"Whoever thinks of going to bed before twelve o'clock is a scoundrel." - Samuel Johnson
Back in my college days, and probably for a while thereafter, my friends and I would go out on a random Saturday night early in March, and after approximately stop three, stumble toward a television.
"Dude, this game can't be live, can it?"
"No way, it's 12:15. It can't be."
"It is, man, look!"
Welcome to Late Night At The MAAC
or MAAC After Dark
, as it's been called in its various reincarnations in these parts.
And, although I'm sure an accurate look at the history would probably prove me wrong, it just seemed like every year that last quarterfinal game was nuts: bizarre stuff would happen, last-second shots, craziness that you only see when the werewolves ruled the night (vampires were not quite the rage they are today).
Lots of tournaments have their games that go well into the night, but the MAAC - by scheduling six games (two women's semifinal games to start the proceedings) - tends to be later than the rest. Sure enough, even with a Loyola-Niagara game that didn't seem exceedingly long, tipoff for Manhattan-Siena was at 10:15 p.m. which may or may not be past my usual weekday bedtime.
The crowd took on the feel of the late night U.S. Open tennis crowds. There weren't many there, but those that were - a good percentage likely under the influence of an adult beverage or five - made their voices heard, sometimes with language that would likely have been colorful had it been cogent.
Manhattan had far more depth, Siena only plays six players, freshman point guard Evan Hymes was on the sidelines with an injury, and the Jaspers raced to an early lead. This couldn't be a blowout, could it? How disappointing.
But if there was a home team at this year's MAAC, it was Siena, about 90 minutes from Springfield, and after Hymes (at 5-foot-8 and 140 pounds being generous) limped onto the court, the Saints responded. Manhattan came back with a run of their own, but Siena counterpunched again, getting to within 29-28, when we got our first "MAAC After Dark
" moment with seven minutes left in the first half.
Less than a minute after Norwegian Torgrim Sommerfeldt - deep on Steve Masiello's bench - checked into the game, he was involved in an altercation with Siena star OD Anosike, the nation's leading rebounder and clearly the biggest hope his team had for an upset.
While Anosike shouldn't be absolved of all blame, it certainly looked like Sommerfeldt was out to pick a fight, and Anosike had just picked up his second foul just before his arrival on the scene. As the two teams stared each other down, Masiello ran out on the court to play peacemaker, but - somewhat stealthily - gave Sommerfeldt (who wouldn't return to the game) a nice pat on the shoulder.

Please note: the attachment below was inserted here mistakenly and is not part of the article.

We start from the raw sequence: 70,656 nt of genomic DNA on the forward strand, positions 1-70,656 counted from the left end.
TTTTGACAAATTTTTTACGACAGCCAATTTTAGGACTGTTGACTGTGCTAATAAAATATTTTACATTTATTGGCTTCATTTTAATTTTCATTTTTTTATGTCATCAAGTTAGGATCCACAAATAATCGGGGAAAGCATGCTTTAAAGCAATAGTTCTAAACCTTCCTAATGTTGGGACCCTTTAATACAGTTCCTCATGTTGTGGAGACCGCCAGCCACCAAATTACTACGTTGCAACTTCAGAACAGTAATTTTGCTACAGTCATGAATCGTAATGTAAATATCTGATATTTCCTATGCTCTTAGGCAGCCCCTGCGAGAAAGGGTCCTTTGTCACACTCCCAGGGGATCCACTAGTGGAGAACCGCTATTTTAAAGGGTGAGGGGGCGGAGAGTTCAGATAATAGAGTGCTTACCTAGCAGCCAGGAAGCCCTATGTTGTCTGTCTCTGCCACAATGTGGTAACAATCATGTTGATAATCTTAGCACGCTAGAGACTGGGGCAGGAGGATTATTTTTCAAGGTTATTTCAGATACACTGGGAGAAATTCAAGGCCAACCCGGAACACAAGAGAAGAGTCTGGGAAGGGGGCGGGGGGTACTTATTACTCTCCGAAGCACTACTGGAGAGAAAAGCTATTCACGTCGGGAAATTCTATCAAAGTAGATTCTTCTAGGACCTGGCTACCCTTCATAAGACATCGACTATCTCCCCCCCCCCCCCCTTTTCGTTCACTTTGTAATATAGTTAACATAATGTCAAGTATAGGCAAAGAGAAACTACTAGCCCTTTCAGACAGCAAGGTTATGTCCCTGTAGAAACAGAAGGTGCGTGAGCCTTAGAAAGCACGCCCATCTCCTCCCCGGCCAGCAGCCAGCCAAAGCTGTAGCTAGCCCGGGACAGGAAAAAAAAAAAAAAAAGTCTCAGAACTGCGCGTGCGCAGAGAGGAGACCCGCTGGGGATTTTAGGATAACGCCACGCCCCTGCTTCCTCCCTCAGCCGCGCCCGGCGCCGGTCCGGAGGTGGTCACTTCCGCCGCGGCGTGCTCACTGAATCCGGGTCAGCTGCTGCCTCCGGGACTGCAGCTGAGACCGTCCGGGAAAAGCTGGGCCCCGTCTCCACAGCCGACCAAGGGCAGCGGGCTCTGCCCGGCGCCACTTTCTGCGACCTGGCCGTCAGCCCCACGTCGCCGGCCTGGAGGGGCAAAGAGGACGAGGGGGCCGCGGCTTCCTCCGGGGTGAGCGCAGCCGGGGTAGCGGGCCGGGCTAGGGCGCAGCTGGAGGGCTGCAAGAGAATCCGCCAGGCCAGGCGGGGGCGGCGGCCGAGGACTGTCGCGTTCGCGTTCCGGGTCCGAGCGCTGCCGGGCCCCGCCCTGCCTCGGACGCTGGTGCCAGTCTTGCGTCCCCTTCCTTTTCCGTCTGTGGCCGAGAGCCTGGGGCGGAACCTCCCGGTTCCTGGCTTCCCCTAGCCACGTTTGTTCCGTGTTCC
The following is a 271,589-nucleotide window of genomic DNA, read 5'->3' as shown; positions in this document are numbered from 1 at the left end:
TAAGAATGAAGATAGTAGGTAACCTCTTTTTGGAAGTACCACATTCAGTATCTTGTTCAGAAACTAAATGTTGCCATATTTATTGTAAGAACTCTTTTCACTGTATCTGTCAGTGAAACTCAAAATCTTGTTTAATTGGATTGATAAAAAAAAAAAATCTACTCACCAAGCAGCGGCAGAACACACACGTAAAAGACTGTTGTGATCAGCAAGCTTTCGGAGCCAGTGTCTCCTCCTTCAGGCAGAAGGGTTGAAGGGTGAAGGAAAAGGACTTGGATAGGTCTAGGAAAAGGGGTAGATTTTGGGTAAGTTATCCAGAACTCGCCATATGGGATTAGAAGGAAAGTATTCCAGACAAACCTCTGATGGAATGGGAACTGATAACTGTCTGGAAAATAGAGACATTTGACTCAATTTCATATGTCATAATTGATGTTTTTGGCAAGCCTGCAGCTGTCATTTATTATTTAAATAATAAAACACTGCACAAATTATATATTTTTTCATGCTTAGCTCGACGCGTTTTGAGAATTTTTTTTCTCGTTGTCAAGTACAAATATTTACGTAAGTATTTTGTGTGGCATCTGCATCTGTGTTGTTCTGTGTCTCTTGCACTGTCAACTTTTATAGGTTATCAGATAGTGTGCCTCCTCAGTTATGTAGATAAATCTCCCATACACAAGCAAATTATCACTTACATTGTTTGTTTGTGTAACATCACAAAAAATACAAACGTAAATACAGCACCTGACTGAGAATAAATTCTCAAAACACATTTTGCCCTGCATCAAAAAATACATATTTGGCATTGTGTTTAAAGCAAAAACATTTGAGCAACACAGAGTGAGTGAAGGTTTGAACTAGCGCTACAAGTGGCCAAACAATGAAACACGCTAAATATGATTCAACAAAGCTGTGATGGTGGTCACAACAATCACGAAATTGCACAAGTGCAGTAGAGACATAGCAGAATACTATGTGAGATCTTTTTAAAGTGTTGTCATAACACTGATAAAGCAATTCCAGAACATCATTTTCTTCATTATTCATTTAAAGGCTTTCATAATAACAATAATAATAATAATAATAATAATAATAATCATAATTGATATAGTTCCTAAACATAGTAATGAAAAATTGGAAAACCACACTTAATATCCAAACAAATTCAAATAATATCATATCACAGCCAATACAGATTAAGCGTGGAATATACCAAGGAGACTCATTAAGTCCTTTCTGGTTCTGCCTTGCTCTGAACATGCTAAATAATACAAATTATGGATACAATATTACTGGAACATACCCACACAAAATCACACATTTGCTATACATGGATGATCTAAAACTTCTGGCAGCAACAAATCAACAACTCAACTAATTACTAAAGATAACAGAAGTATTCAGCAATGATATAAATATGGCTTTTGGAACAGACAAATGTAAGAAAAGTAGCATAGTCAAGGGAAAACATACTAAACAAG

Siena coach Mitch Buonaguro certainly thought he had been duped. When the officials went to check the monitor to see what punishment needed to be doled out, he got in the face of Masiello - more than 20 years his junior - and they had to be separated. The crowd roared, fans were screaming at each other, the place (despite being only about 20 percent full) seemed ready to explode.
Welcome to Late Night at the MAAC
Anosike ended up with his third foul, but Siena was able to survive to lead 41-39 at the half thanks to seniors Brendan Walters and Owen Wignot, two players who were not called on to carry much of the scoring load under normal circumstances.
Siena and Wignot, much to the delight of the partisan crowd, got the lead up to as much as eight midway through the second half, but the late game is never that easy. Manhattan's depth, senior inspiration from Kidani Brutus, and junior George Beamon - one of those classic players who falls through the cracks to us at the Mid-majority because they're a little too small - led the Jaspers back.
As the clock struck midnight, neither team led by more than four in the final seven minutes, as it has to be in MAAC After Dark
, and after Anosike gave Siena a 75-73 lead, Brutus answered with a three-pointer from the top of the key with 44 seconds to go to put the Jaspers in front. The Jaspers led 78-75 when the ball came to Wignot, a good 25 feet out with 10 ticks left.
Wignot, an artist on the side whose father played professional soccer, had hit only 21 three-pointers all season coming in, but given MAAC After Dark
protocol, it was nothing but net.
Masiello got a time out, Brutus subsequently got a tremendous look that won the game for the Jaspers.
At least he thought it did. The crowd thought it did. Even the freaking clock operator thought it did as time mysteriously stopped with 0.4 still on the board.
But the ball defied about 16 laws of known physics, and - like a rigged roulette wheel - went from halfway in the basket to spinning out.
After about the 24th check of the monitor of the evening (at one "check the monitor" stoppage, Masiello became so incensed that he started like a little kid in the back of a car on a long trip, "Can we play now?" "Can we play now?" "Can we play now?"), it was pretty obvious that the clock should have expired and we were headed to overtime.
It was 12:15 on Sunday morning. Of course we were. "O wild and wondrous midnight,
There is a might in thee
To make the charmed body
Almost like spirit be,
And give it some faint glimpses
-James Russell Lowell, Midnight
Alas, the mortality would belong to Masiello and the Jaspers, who would see their fine season come to an end at the hands of the Siena Six, who seemed to have new life when Brutus' shot rolled out. Beamon would pull Manhattan within 83-82 with 1:30 left, but it would be the last field goal of the contest.
Down 84-82, the Jaspers got two shots in the waning seconds, but it wasn't to be. Another upset for Late Night at the MAAC.
By now it was 12:35 a.m. on a day that started 13 hours and four games earlier. It was a day I won't soon forget.
But even the scoundrels have to think of sleep sometime, so home I went.